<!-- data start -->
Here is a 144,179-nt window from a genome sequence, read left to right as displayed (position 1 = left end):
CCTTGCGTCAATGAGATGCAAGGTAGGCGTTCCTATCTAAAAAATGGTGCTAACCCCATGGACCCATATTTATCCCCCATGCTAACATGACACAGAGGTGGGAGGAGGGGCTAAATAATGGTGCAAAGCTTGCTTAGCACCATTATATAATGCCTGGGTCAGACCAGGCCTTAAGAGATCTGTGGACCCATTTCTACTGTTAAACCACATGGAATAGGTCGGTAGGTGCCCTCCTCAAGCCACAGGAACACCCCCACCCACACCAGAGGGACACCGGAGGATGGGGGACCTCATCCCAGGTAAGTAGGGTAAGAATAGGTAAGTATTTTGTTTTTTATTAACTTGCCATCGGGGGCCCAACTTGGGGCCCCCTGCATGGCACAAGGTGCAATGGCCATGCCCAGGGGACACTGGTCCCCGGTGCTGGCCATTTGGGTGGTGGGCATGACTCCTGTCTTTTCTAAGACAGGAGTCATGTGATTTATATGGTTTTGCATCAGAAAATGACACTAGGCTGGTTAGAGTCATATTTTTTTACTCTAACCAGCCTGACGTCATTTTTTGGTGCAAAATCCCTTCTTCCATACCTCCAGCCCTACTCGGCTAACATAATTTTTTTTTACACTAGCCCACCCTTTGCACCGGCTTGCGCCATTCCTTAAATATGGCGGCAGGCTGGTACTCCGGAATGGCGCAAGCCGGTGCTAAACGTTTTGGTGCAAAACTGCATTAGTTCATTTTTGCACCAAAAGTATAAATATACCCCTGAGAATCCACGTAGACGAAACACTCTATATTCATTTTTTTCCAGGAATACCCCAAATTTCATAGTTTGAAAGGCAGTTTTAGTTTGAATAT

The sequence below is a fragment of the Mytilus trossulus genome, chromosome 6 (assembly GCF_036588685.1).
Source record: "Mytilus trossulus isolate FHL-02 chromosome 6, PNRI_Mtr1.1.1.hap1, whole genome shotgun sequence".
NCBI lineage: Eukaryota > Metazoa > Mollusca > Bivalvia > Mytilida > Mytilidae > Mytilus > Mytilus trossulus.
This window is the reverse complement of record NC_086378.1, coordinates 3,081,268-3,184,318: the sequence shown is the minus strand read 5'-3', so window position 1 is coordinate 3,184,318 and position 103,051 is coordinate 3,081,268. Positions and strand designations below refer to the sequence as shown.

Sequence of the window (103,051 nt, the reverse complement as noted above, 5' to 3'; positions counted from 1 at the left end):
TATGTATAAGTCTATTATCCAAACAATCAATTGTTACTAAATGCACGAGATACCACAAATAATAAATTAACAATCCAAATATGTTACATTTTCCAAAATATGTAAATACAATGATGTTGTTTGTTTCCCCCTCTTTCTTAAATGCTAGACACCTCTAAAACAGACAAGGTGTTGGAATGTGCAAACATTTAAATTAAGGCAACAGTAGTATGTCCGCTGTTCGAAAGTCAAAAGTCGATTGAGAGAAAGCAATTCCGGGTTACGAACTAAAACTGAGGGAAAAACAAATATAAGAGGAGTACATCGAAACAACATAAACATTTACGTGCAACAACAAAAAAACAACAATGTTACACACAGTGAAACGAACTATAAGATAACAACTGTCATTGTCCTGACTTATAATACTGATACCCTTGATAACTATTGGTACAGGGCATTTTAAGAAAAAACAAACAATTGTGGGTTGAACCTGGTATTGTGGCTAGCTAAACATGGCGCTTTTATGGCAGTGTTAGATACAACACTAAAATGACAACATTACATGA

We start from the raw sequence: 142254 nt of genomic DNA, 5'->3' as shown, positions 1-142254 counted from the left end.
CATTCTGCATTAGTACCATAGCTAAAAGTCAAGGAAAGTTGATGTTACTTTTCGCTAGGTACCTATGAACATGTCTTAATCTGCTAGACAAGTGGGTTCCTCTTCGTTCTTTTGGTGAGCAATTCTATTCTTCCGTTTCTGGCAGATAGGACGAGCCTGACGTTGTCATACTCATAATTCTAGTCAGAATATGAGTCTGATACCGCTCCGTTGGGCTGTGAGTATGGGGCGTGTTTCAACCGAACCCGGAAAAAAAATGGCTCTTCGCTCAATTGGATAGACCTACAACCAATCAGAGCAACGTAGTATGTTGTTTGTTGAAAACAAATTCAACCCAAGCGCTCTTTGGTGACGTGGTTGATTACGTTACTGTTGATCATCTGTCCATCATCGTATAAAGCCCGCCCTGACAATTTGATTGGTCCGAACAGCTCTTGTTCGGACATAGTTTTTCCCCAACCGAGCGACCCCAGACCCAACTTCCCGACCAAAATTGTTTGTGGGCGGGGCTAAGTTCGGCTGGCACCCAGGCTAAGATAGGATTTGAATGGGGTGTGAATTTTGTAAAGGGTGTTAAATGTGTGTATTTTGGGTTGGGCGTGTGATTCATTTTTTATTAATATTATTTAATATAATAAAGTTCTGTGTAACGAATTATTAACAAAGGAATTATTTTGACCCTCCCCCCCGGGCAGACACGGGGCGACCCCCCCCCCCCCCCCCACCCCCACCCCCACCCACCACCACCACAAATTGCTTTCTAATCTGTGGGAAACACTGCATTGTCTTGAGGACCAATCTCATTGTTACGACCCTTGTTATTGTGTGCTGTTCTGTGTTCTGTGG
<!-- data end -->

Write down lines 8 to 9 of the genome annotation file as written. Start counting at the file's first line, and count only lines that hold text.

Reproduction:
TATGTATAAGTCTATTATCCAAACAATCAATTGTTACTAAATGCACGAGATACCACAAATAATAAATTAACAATCCAAATATGTTACATTTTCCAAAATATGTAAATACAATGATGTTGTTTGTTTCCCCCTCTTTCTTAAATGCTAGACACCTCTAAAACAGACAAGGTGTTGGAATGTGCAAACATTTAAATTAAGGCAACAGTAGTATGTCCGCTGTTCGAAAGTCAAAAGTCGATTGAGAGAAAGCAATTCCGGGTTACGAACTAAAACTGAGGGAAAAACAAATATAAGAGGAGTACATCGAAACAACATAAACATTTACGTGCAACAACAAAAAAACAACAATGTTACACACAGTGAAACGAACTATAAGATAACAACTGTCATTGTCCTGACTTATAATACTGATACCCTTGATAACTATTGGTACAGGGCATTTTAAGAAAAAACAAACAATTGTGGGTTGAACCTGGTATTGTGGCTAGCTAAACATGGCGCTTTTATGGCAGTGTTAGATACAACACTAAAATGACAACATTACATGA

We start from the raw sequence: 142254 nt of genomic DNA, 5'->3' as shown, positions 1-142254 counted from the left end.